Copyrights provide the legal protection for original works of authorship that include such items as books, manuals, packaging copy, software/firmware source code, images, music and websites.


Information on this site is for informational purposes only.  It is not intended to be and is not considered to be legal advice.  Transmission is not intended to create and receipt does not establish an attorney-client relationship. Legal advice of any nature should be sought from legal counsel.

Not certified by the Texas Board of Legal Specialization.



The Congress shall have Power . . . To promote the Progress of Science and useful Arts, by securing for limited Times to Authors and Inventors the exclusive Right to their respective Writings and Discoveries . . .
Article I, Section 8, U.S. Constitution


Copyright law is in most respects the best way to protect intellectual property.  Most individuals find it difficult to understand the particulars of copyright law and what benefits you receive when your intellectual property has been registered with the United States Copyright Office.  Our Office can assist you in understanding the process and we can help in exploiting your copyright.

Our Office can assist you in the following:

  • Negotiating and drafting agreements covering the development, transfer and licensing of copyrighted works

  • Defending copyright infringement allegations and actions

  • Drafting and prosecuting applications for copyright registration

  • Counseling clients on the enforcement of copyrights

  • Counseling clients on the development and licensing of computer software

  • Counseling clients on multimedia licensing issues including content and music

  • Investigating copyright ownership issues

  • Counseling clients on issues related to the Digital Millennium Copyright Act

  • Conducting copyright training programs

Copyright Basics


Copyright is a form of protection provided by the laws of the United States (title 17, U.S. Code) to the authors of “original works of authorship,” including literary, dramatic, musical, artistic, and certain other intellectual works. This protection is available to both published and unpublished works. Section 106 of the 1976 Copyright Act generally gives the owner of copyright the exclusive right to do and to authorize others to do the following:

To reproduce the work in copies or phonorecords;

To prepare derivative works based upon the work;

To distribute copies or phonorecords of the work to the public by sale or other transfer of ownership, or by rental, lease, or lending;

To perform the work publicly, in the case of literary, musical, dramatic, and choreographic works, pantomimes, and motion pictures and other audiovisual works;

To display the copyrighted work publicly, in the case of literary, musical, dramatic, and choreographic works, pantomimes, and pictorial, graphic, or sculptural works, including the individual images of a motion picture or other audiovisual work; and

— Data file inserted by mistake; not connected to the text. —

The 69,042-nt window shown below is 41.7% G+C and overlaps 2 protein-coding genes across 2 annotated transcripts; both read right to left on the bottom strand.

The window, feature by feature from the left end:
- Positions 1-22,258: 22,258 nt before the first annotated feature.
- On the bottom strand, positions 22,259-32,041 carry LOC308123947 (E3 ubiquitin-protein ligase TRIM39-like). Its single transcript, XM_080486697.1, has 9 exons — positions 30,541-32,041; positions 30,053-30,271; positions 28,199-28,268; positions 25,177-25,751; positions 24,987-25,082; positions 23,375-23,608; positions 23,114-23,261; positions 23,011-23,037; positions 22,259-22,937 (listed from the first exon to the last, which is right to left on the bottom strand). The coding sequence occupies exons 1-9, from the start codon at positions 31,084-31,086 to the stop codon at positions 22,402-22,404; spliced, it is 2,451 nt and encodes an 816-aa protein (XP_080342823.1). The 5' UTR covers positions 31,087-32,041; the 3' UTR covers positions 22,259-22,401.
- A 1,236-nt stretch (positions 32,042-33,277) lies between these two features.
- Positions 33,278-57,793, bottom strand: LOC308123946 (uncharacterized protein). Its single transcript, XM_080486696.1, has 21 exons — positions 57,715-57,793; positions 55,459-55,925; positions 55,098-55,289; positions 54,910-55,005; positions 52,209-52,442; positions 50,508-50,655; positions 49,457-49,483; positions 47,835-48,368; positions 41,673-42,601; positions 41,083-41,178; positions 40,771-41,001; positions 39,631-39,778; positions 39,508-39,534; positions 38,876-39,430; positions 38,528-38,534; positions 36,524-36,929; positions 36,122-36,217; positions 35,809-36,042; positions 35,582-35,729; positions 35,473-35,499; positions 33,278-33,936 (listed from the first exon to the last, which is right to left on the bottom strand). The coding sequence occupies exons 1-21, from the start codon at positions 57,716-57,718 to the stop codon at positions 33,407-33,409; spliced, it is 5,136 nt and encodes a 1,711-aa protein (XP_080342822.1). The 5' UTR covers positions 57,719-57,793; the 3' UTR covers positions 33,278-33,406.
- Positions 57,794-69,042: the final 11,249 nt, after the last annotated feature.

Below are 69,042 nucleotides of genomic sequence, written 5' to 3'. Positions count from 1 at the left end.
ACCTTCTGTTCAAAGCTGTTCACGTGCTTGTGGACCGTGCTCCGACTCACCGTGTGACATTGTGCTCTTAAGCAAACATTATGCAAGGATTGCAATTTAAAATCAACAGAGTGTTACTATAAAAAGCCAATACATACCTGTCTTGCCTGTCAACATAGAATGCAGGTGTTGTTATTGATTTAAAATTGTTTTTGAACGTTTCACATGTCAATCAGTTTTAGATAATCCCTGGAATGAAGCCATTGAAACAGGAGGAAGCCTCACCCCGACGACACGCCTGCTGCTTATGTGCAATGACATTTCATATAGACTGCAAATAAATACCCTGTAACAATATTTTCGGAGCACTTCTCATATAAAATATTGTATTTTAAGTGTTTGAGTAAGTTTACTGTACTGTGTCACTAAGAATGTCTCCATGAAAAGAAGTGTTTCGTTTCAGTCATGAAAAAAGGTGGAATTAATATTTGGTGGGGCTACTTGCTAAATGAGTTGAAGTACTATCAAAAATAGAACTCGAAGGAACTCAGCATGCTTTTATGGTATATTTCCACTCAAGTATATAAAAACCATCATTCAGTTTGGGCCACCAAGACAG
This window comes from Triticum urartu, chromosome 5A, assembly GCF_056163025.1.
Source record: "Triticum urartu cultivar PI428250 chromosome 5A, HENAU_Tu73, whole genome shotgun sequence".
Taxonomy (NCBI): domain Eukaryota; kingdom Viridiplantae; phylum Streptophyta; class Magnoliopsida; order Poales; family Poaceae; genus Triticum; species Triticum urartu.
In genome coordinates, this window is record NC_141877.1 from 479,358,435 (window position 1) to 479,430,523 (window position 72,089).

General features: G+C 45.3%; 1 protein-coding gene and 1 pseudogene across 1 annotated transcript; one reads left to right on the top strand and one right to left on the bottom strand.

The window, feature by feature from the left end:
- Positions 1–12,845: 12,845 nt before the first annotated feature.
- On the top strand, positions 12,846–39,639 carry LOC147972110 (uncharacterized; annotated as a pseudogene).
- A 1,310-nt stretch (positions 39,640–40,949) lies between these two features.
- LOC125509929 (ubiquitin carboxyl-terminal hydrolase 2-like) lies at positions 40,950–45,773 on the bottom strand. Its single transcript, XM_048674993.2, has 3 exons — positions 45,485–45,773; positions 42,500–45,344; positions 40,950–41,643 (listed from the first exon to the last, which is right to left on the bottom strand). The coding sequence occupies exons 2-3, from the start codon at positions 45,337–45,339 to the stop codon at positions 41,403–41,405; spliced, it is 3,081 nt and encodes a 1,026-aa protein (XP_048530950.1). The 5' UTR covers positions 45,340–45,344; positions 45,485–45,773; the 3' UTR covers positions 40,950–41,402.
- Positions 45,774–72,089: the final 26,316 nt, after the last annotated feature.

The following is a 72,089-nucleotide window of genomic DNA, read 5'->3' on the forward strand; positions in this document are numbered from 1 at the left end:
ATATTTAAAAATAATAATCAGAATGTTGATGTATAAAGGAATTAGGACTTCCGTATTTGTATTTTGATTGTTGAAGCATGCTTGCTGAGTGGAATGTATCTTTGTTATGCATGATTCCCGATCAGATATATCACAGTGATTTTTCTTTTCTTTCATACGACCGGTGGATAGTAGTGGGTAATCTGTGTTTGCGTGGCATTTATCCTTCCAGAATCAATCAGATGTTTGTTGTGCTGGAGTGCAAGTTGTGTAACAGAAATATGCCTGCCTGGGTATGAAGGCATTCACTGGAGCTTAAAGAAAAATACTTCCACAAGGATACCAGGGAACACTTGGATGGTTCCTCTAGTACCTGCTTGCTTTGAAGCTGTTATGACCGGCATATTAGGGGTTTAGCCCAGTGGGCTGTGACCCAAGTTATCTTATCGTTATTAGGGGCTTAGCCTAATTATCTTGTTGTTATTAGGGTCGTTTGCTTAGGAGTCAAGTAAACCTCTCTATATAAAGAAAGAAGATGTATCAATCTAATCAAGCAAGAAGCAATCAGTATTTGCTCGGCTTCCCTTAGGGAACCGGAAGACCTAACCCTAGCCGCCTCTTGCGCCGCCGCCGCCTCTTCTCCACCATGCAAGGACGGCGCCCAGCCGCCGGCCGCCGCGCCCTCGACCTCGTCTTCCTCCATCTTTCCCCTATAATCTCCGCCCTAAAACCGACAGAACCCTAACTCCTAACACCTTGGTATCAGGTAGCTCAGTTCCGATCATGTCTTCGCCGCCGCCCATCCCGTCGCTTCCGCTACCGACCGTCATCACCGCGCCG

In the case of sound recordings, to perform the work publicly by means of a digital audio transmission.


Copyright protection subsists from the time the work is created in fixed form. The copyright in the work of authorship immediately becomes the property of the author who created the work. Only the author or those deriving their rights through the author can rightfully claim copyright.

In the case of works made for hire, the employer and not the employee is considered to be the author.  Section 101 of the copyright law defines a "work made for hire" as:

a work prepared by an employee within the scope of his or her employment; or

a work specially ordered or commissioned for use as:

a contribution to a collective work

a part of a motion picture or other audiovisual work

a translation

a supplementary work

a compilation

an instructional text

a test

answer material for a test

an atlas

if the parties expressly agree in a written instrument signed by them that the work shall be considered a work made for hire....

The authors of a joint work are co-owners of the copyright in the work, unless there is an agreement to the contrary.

Copyright in each separate contribution to a periodical or other collective work is distinct from copyright in the collective work as a whole and vests initially with the author of the contribution.

Two General Principles

  • Mere ownership of a book, manuscript, painting, or any other copy or phonorecord does not give the possessor the copyright. The law provides that transfer of ownership of any material object that embodies a protected work does not of itself convey any rights in the copyright.

  • Minors may claim copyright, but state laws may regulate the business dealings involving copyrights owned by minors. For information on relevant state laws, consult an attorney.

What is Not Protected By Copyright?

Several categories of material are generally not eligible for federal copyright protection. These include among others:

  • Works that have not been fixed in a tangible form of expression (for example, choreographic works that have not been notated or recorded, or improvisational speeches or performances that have not been written or recorded)

  • Titles, names, short phrases, and slogans; familiar symbols or designs; mere variations of typographic ornamentation, lettering, or coloring; mere listings of ingredients or contents

  • Ideas, procedures, methods, systems, processes, concepts, principles, discoveries, or devices, as distinguished from a description, explanation, or illustration

  • Works consisting entirely of information that is common property and containing no original authorship (for example: standard calendars, height and weight charts, tape measures and rulers, and lists or tables taken from public documents or other common sources)

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